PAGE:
Out of about 143 million citizens of the Russian Federation, the number of Muslims stands at between 14 to 20 million, which is 10 to 14 percent. Most of them are concentrated in areas south of the Volga River, in North Caucasia and in western Siberia. Many of them migrated to cities and their neighborhoods are now bases for terrorists. The state tries to push them out of the cities, especially after terror attacks, but they return to their employers in the city in order to work, earning a low salary. The Russian army does not publish official data about the religion of its soldiers, but it is estimated that most of the lower ranking soldiers in the Russian military are Muslims.
For seventy years the Soviet Union ruled the state with the slogan "a brotherhood of peoples", which was nothing but a cover for subjugating other peoples to the Russian hegemony. This situation created tension between the Russians and the Muslims, many of whom thought of the Russians as Christians who were ruling over Muslims, a situation that is totally against Islam. As part of the trend of Russification of the population, the Russians transferred millions of Russian speakers to Muslim areas, which also raised the level of tension and hostility between the Muslims and the Russians.
Also, Russians are concerned about the demographic situation that operates against them: the birth rate among the Muslims is much higher than that of the Russians, and many Russians feel that the Muslims are taking over the country. A day does not pass in the cities of Russia without skinheads, drunk on vodka, attacking Muslims that they encounter. [On the other hand, drinking alcohol - which is forbidden in Islam - lowers the Russians' value in the eyes of the Muslims.
Islamization in Caucasia
Historically, Islamic consciousness has been fairly weak among the residents of Caucasia, and only a few of them were acquainted with the holy scriptures of Islam. This was a result of the fact that most of the Muslims in Caucasia had been forced to convert to Islam or be slaughtered in the days of the Ottoman Empire. In the past twenty years - and especially since the fall of the Soviet Union - there has been an increase in the activity of Islamic propagandists among the population of Caucasia working under Saudi influence and money, and there are local imams who are trained in Saudi madrassas in order to strengthen their knowledge of Islam. In Saudi Arabia they studied Islam according to the Wahhabi, radical version and then returned to their homeland spreading the radical ideas that they had absorbed in Saudi Arabia. Currently Saudi Arabia finances the jihadist activity in Syria, which is against Russian interests.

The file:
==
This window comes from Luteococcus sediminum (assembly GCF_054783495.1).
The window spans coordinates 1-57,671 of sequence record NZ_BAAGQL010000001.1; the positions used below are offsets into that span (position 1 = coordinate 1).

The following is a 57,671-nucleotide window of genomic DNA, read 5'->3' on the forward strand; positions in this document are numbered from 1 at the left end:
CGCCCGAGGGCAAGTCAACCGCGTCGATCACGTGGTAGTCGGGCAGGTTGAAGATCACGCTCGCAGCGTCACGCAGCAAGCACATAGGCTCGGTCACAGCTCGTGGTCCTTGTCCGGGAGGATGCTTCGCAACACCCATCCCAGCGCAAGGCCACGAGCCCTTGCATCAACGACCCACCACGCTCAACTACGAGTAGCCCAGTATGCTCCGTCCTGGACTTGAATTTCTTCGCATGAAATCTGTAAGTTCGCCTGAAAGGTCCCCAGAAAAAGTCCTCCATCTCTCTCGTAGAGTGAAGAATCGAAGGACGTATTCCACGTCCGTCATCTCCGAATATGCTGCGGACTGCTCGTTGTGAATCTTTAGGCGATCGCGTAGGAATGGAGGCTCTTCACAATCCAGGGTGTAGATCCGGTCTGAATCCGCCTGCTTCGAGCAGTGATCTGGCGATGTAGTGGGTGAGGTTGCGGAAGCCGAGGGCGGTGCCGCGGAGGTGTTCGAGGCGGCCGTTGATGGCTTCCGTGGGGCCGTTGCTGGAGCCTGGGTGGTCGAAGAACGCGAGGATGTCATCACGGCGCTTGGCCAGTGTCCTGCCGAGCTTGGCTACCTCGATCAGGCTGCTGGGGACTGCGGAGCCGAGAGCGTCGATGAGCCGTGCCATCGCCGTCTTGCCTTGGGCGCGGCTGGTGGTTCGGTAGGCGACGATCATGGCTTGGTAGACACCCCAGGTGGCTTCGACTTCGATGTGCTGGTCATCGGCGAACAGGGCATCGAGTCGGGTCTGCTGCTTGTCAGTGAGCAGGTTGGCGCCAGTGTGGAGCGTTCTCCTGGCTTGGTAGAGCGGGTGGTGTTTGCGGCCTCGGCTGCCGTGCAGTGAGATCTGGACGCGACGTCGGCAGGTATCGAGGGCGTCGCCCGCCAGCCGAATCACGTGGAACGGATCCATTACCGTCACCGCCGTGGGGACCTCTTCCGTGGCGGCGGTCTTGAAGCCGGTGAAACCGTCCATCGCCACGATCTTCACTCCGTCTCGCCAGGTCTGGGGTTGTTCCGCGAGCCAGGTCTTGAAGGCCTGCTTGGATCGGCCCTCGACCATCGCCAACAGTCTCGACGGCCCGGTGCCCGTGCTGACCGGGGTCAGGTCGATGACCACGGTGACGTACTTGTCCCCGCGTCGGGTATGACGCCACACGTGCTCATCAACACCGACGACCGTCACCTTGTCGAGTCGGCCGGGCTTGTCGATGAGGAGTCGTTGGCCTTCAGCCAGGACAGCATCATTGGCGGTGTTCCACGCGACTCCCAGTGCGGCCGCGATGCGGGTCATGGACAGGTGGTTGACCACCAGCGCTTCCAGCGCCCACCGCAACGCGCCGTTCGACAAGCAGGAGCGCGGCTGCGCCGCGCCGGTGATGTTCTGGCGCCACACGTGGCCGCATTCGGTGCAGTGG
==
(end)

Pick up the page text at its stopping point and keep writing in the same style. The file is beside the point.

Russia is not alone in this matter: for many years Saudi Arabia has been fueling the Islamic flames in many countries in Africa, Asia, Europe, Australia, North America and South America. It seems to me that of all the continents on the earth only Antarctica has no such Saudi Islamic activity. The Islamic uprising of the Uighurs in western China is also related to Saudi activity.
In recent years, in addition to the Saudi activity, the media can also be used to spread Islam. There are satellite television channels, Internet sites in many languages, and entire Islamic libraries that can be easily downloaded from the Internet free of charge - all of these, which are generously financed, were funded, are being funding and will continue to be funded lavishly by Saudi Arabia, in order to spread Wahhabi Islam to all corners of the Earth.
The distance between Islamization and actively engaging in the struggle for Islam is not great, and therefore it is no wonder that Islam - which had been swept under the rug of the Soviet regime - is surfacing so violently today.
The International Background
In the past three years Russia has been identified with Syria in the cruel and dirty war that the